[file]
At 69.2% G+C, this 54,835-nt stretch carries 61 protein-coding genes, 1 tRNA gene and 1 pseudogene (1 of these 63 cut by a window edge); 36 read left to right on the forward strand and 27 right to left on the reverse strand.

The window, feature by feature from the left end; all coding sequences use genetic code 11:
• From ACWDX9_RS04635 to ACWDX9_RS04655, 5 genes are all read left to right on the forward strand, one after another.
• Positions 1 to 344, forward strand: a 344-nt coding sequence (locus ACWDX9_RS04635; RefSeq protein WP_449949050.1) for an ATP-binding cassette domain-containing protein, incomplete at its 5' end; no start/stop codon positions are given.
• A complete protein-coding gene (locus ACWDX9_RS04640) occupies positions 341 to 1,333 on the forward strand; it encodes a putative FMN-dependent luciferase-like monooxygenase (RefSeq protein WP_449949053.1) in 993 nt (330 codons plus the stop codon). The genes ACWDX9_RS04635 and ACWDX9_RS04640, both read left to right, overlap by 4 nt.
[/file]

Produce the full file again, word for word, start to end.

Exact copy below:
At 69.2% G+C, this 54,835-nt stretch carries 61 protein-coding genes, 1 tRNA gene and 1 pseudogene (1 of these 63 cut by a window edge); 36 read left to right on the forward strand and 27 right to left on the reverse strand.

The window, feature by feature from the left end; all coding sequences use genetic code 11:
• From ACWDX9_RS04635 to ACWDX9_RS04655, 5 genes are all read left to right on the forward strand, one after another.
• Positions 1 to 344, forward strand: a 344-nt coding sequence (locus ACWDX9_RS04635; RefSeq protein WP_449949050.1) for an ATP-binding cassette domain-containing protein, incomplete at its 5' end; no start/stop codon positions are given.
• A complete protein-coding gene (locus ACWDX9_RS04640) occupies positions 341 to 1,333 on the forward strand; it encodes a putative FMN-dependent luciferase-like monooxygenase (RefSeq protein WP_449949053.1) in 993 nt (330 codons plus the stop codon). The genes ACWDX9_RS04635 and ACWDX9_RS04640, both read left to right, overlap by 4 nt.